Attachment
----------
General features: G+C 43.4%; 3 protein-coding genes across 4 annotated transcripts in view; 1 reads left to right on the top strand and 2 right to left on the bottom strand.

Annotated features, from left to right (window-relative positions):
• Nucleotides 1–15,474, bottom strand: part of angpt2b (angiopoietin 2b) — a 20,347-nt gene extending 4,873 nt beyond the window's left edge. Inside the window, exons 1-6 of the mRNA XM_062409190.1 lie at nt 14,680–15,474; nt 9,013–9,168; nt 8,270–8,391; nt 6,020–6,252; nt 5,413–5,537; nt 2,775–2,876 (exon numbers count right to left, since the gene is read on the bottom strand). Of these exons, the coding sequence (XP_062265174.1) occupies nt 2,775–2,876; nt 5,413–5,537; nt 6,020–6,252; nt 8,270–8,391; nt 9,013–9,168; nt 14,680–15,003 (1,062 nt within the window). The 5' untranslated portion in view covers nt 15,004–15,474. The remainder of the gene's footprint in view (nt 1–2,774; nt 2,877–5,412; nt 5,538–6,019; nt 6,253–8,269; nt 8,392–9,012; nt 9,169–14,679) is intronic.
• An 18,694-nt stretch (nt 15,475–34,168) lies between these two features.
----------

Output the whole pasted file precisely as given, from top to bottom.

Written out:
General features: G+C 43.4%; 3 protein-coding genes across 4 annotated transcripts in view; 1 reads left to right on the top strand and 2 right to left on the bottom strand.

Annotated features, from left to right (window-relative positions):
• Nucleotides 1–15,474, bottom strand: part of angpt2b (angiopoietin 2b) — a 20,347-nt gene extending 4,873 nt beyond the window's left edge. Inside the window, exons 1-6 of the mRNA XM_062409190.1 lie at nt 14,680–15,474; nt 9,013–9,168; nt 8,270–8,391; nt 6,020–6,252; nt 5,413–5,537; nt 2,775–2,876 (exon numbers count right to left, since the gene is read on the bottom strand). Of these exons, the coding sequence (XP_062265174.1) occupies nt 2,775–2,876; nt 5,413–5,537; nt 6,020–6,252; nt 8,270–8,391; nt 9,013–9,168; nt 14,680–15,003 (1,062 nt within the window). The 5' untranslated portion in view covers nt 15,004–15,474. The remainder of the gene's footprint in view (nt 1–2,774; nt 2,877–5,412; nt 5,538–6,019; nt 6,253–8,269; nt 8,392–9,012; nt 9,169–14,679) is intronic.
• An 18,694-nt stretch (nt 15,475–34,168) lies between these two features.